Space Systems

The Space Systems research group is creating innovative electric propulsion systems to make space travel more feasible, efficient, and economical. These systems have a higher potential exhaust velocity than their chemical counterparts and require less fuel to reach orbit. This group is home to the Ion Space Propulsion Laboratory, where the first bismuth-fueled Hall-Effect thruster was built and demonstrated outside of the Soviet Union. Work continues toward a full-bismuth system.

The group also addresses the immediate challenge of integrating plasma-propulsion systems into existing satellite technology. Researchers are developing methods and devices to improve real-time performance; they are building micro-thrusters using electron emitter arrays with self-regenerating nanotips, solving the problem of nanotip degradation, and allowing an extended system lifetime.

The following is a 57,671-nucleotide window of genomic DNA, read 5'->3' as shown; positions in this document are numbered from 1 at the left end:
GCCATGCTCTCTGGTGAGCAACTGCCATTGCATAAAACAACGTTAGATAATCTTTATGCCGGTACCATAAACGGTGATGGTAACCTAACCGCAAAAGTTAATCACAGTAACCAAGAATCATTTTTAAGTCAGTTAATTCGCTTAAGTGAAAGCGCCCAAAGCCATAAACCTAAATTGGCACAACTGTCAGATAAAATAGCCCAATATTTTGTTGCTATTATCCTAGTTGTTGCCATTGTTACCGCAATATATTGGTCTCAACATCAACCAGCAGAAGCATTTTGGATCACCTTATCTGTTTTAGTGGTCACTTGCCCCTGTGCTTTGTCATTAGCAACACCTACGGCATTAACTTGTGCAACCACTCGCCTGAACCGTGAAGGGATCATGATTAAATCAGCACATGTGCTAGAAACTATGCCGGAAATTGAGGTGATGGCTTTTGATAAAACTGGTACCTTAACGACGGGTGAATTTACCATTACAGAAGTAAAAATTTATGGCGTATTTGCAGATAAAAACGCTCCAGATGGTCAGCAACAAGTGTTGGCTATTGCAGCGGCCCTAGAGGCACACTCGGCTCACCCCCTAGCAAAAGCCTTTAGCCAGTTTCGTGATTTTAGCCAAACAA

Additionally, researchers are creating methods to identify and mitigate common issues associated with electric propulsion, with projects that investigate refractory powder metallurgy, thruster thermal modeling, magnetic field topology, electron trapping, and sputter erosion. The group intends to expand its research expertise and build a foundation of experimentalists in attitude-control technology, robotics, chemical propulsion, power systems, lightweight structures, and astrodynamics. The group is poised to shape the future of space exploration.

Faculty + Research = Discovery

Our department boasts world-class faculty who have access to numerous innovative research labs and are committed to discovery and learning. This encompasses a range of research areas, experiences, and expertise related to space systems. Learn more about our faculty and their research interests:

Research Projects

Our faculty engage in a number of research projects, many of which are publicly funded. A sample listing of recent research projects focused on agile interconnected microgrids appears below. You can also view a broader list of research projects taking place across the mechanical engineering department.

Past Projects